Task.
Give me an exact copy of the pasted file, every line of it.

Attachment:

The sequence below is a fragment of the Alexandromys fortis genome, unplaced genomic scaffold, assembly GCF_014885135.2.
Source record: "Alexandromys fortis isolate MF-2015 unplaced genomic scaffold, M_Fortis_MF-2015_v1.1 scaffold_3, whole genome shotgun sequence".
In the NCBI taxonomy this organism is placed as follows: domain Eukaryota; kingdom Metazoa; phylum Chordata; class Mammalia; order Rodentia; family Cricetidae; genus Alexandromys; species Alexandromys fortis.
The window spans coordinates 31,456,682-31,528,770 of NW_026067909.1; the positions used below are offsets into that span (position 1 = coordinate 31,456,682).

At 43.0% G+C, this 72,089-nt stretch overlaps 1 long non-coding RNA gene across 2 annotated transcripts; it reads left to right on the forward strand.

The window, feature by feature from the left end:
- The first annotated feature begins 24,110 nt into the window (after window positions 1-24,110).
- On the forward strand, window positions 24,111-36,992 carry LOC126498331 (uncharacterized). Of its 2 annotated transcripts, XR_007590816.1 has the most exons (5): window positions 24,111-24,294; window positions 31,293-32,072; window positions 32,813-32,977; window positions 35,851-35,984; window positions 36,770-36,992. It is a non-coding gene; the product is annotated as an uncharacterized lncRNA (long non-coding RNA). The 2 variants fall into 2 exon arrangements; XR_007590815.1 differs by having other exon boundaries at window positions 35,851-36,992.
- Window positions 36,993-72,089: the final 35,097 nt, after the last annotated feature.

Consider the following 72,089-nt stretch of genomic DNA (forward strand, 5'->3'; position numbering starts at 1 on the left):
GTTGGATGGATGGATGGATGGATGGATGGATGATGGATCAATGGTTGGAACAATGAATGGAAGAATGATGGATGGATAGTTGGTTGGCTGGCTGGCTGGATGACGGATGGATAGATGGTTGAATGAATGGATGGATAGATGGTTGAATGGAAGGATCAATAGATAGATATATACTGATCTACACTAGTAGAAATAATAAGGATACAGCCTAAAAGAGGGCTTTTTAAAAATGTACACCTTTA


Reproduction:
The sequence below is a fragment of the Alexandromys fortis genome, unplaced genomic scaffold, assembly GCF_014885135.2.
Source record: "Alexandromys fortis isolate MF-2015 unplaced genomic scaffold, M_Fortis_MF-2015_v1.1 scaffold_3, whole genome shotgun sequence".
In the NCBI taxonomy this organism is placed as follows: domain Eukaryota; kingdom Metazoa; phylum Chordata; class Mammalia; order Rodentia; family Cricetidae; genus Alexandromys; species Alexandromys fortis.
The window spans coordinates 31,456,682-31,528,770 of NW_026067909.1; the positions used below are offsets into that span (position 1 = coordinate 31,456,682).

At 43.0% G+C, this 72,089-nt stretch overlaps 1 long non-coding RNA gene across 2 annotated transcripts; it reads left to right on the forward strand.

The window, feature by feature from the left end:
- The first annotated feature begins 24,110 nt into the window (after window positions 1-24,110).
- On the forward strand, window positions 24,111-36,992 carry LOC126498331 (uncharacterized). Of its 2 annotated transcripts, XR_007590816.1 has the most exons (5): window positions 24,111-24,294; window positions 31,293-32,072; window positions 32,813-32,977; window positions 35,851-35,984; window positions 36,770-36,992. It is a non-coding gene; the product is annotated as an uncharacterized lncRNA (long non-coding RNA). The 2 variants fall into 2 exon arrangements; XR_007590815.1 differs by having other exon boundaries at window positions 35,851-36,992.
- Window positions 36,993-72,089: the final 35,097 nt, after the last annotated feature.

Consider the following 72,089-nt stretch of genomic DNA (forward strand, 5'->3'; position numbering starts at 1 on the left):
GTTGGATGGATGGATGGATGGATGGATGGATGATGGATCAATGGTTGGAACAATGAATGGAAGAATGATGGATGGATAGTTGGTTGGCTGGCTGGCTGGATGACGGATGGATAGATGGTTGAATGAATGGATGGATAGATGGTTGAATGGAAGGATCAATAGATAGATATATACTGATCTACACTAGTAGAAATAATAAGGATACAGCCTAAAAGAGGGCTTTTTAAAAATGTACACCTTTA